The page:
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ERIC SARDINAS, Boom Boom Club, Sutton, Surrey
12 March 2010
'he came, he saw and he conquered' was never more apt than at this all
too rare London club show by the larger than life Eric Sardinas. Looking
every bit the LA rock star, Eric brought with him the redoubtable Bernie
Pershey on drums (Walter Trout/Eric Burdon) and the rock solid Levill
Price on bass.
Playing his trusty electrified resonator, Sardinas took the stage with a
swagger. Just a few extended opening cursory runs, a couple of coarse
vocal lines, a quick cup of the left ear in the direction of the
cheering crowd and the band exploded into the night on the back of an
Elmore James style slide burst. Eric may have taken his time but sure as
eggs is eggs he proceeded to electrify the whole room with a mesmerising
performance that ultimately brought a deserved ovation.
ES is the
kind of performer who isn't satisfied until he's wrung every last ounce
of emotion from his music, every last drop of sweat from his body and
teased every possible spark from some visceral slide playing and low
down dirty blues (at times literally so, as he crouched down to mumble
his lines into a knee high mike).
intense fiery player who lives off making a connection with his
audience. And encouraged by an increasingly vociferous crowd he often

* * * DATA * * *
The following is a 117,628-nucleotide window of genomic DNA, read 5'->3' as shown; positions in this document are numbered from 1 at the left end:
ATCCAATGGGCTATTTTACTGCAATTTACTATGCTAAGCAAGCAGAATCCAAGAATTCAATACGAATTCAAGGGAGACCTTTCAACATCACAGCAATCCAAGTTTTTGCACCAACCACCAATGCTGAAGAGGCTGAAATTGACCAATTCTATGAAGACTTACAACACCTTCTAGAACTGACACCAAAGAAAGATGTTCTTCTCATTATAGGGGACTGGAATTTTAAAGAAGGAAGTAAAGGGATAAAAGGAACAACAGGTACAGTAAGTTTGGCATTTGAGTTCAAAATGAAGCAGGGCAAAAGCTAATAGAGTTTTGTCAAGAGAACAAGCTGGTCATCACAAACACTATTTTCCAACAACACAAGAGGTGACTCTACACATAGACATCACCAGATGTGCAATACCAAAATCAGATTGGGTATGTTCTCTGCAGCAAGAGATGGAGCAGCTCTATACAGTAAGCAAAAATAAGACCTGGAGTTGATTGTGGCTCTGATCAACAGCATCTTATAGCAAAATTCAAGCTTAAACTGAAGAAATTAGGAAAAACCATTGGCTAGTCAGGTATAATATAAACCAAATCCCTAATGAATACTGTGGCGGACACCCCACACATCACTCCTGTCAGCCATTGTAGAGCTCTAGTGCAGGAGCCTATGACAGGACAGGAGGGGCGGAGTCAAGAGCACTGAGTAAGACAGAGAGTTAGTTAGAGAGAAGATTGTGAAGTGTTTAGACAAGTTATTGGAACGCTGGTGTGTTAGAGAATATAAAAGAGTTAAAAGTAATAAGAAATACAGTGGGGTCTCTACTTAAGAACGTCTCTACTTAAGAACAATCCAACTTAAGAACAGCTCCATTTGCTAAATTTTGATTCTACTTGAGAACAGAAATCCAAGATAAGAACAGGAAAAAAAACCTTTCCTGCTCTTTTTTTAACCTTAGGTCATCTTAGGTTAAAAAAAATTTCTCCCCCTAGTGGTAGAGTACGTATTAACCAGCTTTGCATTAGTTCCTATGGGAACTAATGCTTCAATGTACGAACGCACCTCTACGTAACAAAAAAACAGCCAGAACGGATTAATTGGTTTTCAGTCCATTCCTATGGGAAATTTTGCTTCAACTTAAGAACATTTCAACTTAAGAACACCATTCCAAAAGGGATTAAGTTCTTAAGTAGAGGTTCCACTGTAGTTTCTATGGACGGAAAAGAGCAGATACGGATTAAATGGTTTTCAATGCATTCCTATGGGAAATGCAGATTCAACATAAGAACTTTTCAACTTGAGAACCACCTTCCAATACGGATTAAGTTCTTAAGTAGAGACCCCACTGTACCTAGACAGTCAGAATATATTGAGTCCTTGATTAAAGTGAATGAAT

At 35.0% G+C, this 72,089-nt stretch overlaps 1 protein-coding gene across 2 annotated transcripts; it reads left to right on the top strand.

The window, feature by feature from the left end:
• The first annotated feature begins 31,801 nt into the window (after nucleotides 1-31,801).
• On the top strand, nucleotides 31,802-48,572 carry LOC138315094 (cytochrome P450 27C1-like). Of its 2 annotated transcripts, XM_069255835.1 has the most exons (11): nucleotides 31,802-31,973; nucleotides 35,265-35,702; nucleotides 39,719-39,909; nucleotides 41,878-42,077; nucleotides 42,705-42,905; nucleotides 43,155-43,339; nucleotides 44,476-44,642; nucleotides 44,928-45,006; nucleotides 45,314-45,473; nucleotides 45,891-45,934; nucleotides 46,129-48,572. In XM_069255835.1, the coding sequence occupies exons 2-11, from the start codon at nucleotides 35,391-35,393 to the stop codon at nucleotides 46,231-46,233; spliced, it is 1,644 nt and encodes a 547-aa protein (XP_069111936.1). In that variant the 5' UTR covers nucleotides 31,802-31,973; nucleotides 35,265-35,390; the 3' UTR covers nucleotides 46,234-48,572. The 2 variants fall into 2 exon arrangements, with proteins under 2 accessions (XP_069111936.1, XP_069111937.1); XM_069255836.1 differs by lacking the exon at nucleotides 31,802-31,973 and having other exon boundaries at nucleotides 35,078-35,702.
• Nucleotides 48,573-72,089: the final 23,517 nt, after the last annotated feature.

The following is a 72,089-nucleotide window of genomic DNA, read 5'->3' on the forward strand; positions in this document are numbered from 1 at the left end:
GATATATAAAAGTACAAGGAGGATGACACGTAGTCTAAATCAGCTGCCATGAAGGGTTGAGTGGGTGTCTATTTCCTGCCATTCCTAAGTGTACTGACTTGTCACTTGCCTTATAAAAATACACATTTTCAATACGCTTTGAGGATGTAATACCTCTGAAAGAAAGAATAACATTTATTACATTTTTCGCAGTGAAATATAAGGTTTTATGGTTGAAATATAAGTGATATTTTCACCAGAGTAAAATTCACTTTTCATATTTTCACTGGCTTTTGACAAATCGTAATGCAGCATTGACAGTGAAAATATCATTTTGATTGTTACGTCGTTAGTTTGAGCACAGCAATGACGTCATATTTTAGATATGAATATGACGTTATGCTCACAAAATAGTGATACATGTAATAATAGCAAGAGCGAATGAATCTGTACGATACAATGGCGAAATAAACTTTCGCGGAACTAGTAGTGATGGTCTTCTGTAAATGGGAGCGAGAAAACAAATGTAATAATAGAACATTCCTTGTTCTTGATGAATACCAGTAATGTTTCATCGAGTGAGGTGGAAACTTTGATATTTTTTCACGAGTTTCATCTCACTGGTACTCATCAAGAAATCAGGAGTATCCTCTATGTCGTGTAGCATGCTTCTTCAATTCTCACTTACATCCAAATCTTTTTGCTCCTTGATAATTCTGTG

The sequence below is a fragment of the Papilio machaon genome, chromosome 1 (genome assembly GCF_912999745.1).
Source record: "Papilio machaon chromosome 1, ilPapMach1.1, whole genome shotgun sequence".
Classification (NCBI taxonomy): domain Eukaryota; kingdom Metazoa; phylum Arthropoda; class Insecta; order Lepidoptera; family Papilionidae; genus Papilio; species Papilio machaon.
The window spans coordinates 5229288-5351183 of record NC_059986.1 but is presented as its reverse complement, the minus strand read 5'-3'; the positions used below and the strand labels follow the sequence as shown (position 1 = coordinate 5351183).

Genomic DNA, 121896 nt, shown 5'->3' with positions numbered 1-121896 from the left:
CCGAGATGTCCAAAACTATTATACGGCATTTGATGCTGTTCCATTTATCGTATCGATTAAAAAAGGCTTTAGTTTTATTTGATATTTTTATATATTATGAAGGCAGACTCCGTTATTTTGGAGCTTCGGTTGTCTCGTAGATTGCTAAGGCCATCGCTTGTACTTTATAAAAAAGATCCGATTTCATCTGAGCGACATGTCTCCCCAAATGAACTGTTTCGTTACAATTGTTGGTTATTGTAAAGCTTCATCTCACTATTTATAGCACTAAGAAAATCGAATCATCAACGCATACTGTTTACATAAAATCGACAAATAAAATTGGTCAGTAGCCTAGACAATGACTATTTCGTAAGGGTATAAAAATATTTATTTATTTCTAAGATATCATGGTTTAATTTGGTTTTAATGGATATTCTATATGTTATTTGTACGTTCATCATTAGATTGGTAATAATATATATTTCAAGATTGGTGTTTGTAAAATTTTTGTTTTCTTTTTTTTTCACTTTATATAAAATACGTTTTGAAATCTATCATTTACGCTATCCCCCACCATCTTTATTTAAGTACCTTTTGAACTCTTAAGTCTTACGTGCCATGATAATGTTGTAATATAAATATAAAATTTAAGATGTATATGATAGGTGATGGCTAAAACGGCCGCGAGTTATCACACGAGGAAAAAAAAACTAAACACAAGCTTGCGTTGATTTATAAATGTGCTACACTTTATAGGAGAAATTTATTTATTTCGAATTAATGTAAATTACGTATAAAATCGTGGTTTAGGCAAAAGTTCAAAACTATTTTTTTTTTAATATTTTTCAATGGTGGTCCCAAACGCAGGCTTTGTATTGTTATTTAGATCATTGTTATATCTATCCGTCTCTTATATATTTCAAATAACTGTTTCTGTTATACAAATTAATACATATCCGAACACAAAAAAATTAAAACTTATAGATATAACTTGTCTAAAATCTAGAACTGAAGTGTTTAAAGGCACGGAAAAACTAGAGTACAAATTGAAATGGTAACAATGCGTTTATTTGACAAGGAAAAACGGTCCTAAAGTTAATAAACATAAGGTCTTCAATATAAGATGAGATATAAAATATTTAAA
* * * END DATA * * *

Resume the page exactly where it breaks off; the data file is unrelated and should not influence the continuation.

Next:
started with some blues intent and then took launched into some spine
tingling and combustible runs that took several numbers to the edge and
back. But edge is what Sardinas fans want and edge is what he gloriously
Whether singing songs about whisky as on 'Down To Whisky', or the Tex/Mex
referenced 'Texola' - a wild slide affair with mesmerising licks and a
thunderous back beat - or adding further mesmerising slide on Bullfrog
Blues' (Rory would surely have smiled at ES's physicality on this one)
Sardinas is one of the few artists who has God given ability to match
his flamboyant cowboy stage presence.
He growled, he grunted and all but added a banshee wail so that his
coarse singing came close to the raw gut tone that sometimes emanated
from his battered Dobro. Drummer Bernard Pershey manfully filled the
gaps with a succession of thunderous rolls and impeccable powerhouse
time-keeping while bassist Levell Price nailed things down in between
periodically reminding the audience that it was Eric Sardinas we were
rounded things off with a tribute to the late Jeff Healey with a
blistering version of The Doors 'Roadhouse Blues', by which time he was
leading the crowd into a full blown sing-along.
Prior to the big finish Eric had made a couple of announcements in
between several unfettered excursions on his resonator.
thanked us twice for coming out and supporting both live music in clubs
and the band in particular and later he was a shade more profound as he
issued a personal mission statement with the conclusion that 'It's music
that keeps it all together for me'. And having experienced this
incendiary show in a club setting no one in the room was about to argue.
from the Dobro playing and darkly ironic lyrics of New Yorker, The Right
Rev Swifty LeZarre, a mid 1960's Dylan looking dude who combines some
nifty Dobro and banjo playing with a dubious minstrel show style
sincerity that neatly warmed up the crowd for the storm ahead.
Feenstra talks to Eric Sardinas, 12 March 2010